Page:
Clay - Structural Geology Lab Relationship between Clay...

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Structural Geology Lab Relationship between Clay Analogs of Faults and Folds and the Active Faults and Folds of San Andreas Fault, Salton Trough, and Gulf of California Experimenting with clay analogs can truly expand one’s knowledge of a fault system. As the two fault blocks move past one another, you can see what physically happens to the Earth’s crust as it deforms. The clay cake deformed very similarly to the deformations caused by the San Andreas Fault. As the clay analogs were moved only 5 mm, clay located at the transform faulting zone began to rise. The surface of the clay began to wrinkle and deform. This can also be seen along the transform fault of the San Andreas. Many pictures along the fault show that the crust had risen along the fault boundary and fractured. In drawing 6, en echelon fractures begin to form much like those along the Elkhorn Hills on the San Andreas Fault (Wallace). These en echelon or parallel fractures occur along the transform fault. The fractures at Elkhorn Hills are perpendicular to the fault, yet the fractures in drawing 6 are not quite parallel. If the motion along the fault were allowed to continue, the fractures would become perpendicular.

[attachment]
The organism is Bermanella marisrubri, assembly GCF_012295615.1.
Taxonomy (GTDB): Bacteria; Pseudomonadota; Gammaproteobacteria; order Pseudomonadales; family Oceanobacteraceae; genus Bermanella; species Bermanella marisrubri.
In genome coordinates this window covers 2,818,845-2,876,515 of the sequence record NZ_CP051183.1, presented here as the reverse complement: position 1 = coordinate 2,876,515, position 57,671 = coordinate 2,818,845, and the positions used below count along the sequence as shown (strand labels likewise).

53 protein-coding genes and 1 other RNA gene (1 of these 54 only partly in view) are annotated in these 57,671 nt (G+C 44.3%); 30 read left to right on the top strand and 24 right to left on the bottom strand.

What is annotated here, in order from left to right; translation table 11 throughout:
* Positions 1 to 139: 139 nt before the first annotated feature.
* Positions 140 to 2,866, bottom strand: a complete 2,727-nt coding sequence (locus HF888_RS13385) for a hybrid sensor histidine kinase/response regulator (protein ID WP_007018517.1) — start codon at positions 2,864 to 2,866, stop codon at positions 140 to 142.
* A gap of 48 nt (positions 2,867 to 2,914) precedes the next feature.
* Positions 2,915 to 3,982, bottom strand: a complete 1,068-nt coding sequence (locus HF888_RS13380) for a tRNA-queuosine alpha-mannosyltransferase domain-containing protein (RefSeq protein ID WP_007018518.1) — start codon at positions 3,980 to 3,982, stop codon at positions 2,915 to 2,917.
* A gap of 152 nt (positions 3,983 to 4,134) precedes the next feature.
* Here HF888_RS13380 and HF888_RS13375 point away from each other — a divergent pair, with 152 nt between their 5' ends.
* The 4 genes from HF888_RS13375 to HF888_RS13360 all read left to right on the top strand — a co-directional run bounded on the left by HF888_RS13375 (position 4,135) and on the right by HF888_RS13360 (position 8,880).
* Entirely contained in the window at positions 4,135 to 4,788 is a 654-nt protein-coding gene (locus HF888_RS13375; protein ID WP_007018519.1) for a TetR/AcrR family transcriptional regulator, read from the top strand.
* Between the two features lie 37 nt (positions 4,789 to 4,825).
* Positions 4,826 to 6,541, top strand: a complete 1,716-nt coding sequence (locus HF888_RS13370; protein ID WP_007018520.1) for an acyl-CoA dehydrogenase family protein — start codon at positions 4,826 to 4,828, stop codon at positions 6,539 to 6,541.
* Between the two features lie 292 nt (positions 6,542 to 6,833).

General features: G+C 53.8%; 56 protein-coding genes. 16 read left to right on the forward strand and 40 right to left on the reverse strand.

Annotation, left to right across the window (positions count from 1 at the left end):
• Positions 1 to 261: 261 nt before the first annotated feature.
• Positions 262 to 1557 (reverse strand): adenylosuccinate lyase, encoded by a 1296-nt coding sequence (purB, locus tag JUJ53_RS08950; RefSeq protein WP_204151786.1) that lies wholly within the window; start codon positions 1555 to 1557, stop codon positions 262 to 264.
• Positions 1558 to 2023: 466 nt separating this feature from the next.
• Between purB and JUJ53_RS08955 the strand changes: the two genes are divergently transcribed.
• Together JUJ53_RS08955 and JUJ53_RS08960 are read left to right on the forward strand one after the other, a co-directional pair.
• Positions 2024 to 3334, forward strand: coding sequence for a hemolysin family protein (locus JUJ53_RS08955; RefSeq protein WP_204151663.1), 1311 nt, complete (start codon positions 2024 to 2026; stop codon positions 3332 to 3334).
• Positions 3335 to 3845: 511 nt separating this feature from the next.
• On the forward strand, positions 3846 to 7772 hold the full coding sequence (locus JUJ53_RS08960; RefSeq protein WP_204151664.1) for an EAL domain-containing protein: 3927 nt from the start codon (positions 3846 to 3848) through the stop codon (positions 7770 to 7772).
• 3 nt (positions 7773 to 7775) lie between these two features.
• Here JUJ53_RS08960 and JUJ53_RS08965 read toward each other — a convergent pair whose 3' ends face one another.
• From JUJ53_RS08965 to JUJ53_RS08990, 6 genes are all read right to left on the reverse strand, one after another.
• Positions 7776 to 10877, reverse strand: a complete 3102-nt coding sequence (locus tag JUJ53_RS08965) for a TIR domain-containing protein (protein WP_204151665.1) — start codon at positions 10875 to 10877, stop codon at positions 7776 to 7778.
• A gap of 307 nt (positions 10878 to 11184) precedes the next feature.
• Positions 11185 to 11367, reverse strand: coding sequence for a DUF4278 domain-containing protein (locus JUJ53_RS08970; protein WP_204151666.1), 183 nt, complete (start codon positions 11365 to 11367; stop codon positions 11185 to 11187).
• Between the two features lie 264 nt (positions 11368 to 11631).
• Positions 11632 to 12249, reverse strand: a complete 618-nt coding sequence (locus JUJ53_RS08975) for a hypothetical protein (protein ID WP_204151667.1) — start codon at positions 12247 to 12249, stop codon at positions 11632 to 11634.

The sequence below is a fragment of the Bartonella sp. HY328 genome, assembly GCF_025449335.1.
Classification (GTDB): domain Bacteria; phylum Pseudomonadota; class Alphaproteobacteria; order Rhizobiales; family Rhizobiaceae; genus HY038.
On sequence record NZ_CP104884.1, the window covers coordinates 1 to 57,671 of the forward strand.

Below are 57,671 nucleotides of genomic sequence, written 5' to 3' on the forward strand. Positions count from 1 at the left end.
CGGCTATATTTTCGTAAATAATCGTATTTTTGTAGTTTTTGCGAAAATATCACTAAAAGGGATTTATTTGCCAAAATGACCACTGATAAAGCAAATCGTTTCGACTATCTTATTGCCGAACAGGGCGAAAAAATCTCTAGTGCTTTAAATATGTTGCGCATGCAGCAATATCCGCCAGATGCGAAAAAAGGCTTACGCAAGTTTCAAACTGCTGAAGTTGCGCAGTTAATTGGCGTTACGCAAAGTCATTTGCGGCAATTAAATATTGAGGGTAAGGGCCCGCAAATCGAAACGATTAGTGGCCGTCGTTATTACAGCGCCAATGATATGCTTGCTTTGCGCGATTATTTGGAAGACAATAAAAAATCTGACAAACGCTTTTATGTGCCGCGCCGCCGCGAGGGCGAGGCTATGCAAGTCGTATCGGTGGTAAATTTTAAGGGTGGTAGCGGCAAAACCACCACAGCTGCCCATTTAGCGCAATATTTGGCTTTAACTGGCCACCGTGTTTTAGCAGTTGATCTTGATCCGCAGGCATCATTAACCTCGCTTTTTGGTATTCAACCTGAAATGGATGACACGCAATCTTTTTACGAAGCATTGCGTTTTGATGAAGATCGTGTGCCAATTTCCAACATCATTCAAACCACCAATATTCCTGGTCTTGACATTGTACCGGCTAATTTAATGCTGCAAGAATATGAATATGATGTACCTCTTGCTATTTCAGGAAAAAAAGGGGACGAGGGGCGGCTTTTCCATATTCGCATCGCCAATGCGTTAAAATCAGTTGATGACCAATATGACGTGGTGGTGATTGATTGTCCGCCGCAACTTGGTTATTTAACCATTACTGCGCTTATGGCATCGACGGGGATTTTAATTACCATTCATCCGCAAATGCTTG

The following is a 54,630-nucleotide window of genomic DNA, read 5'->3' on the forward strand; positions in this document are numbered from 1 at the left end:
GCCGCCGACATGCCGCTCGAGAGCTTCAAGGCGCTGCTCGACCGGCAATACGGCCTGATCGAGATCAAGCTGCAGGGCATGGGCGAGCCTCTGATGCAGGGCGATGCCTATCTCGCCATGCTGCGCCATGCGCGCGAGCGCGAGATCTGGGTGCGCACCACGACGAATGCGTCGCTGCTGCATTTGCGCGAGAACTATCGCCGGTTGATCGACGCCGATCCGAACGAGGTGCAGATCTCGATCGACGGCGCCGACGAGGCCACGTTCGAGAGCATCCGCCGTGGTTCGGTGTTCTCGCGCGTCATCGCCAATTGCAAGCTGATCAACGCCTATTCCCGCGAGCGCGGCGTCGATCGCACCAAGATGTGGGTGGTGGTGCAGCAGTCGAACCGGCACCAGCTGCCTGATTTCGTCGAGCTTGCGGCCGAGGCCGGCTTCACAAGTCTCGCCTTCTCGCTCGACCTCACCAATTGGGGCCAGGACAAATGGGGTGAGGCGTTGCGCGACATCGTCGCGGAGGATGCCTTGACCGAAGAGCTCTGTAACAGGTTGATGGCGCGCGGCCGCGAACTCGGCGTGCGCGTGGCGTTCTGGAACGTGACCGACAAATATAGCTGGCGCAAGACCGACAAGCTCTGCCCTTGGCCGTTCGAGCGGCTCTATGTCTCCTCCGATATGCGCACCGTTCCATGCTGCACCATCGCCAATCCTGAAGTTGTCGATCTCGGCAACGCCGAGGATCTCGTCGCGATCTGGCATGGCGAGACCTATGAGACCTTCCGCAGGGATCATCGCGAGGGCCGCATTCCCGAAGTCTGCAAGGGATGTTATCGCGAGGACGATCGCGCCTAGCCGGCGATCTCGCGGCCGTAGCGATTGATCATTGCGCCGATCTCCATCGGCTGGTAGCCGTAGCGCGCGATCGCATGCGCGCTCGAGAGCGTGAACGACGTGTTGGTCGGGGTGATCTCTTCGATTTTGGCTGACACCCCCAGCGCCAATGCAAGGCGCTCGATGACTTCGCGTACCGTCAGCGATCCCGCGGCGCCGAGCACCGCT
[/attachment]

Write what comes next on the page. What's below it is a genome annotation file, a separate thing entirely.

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Image: U.S. Geological Survey Fig. A: Fractures along the Elkhorn Hills on the San Andreas Fault Landmarks such as roads, rivers, and streams can be displaced by the movement of transform faults, so much that new streams and paleostream beds form. The circle that is located
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This note was uploaded on 07/17/2011 for the course GEOL 4321 taught by Professor Staff during the Spring '11 term at Texas Tech.

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Clay - Structural Geology Lab Relationship between Clay...

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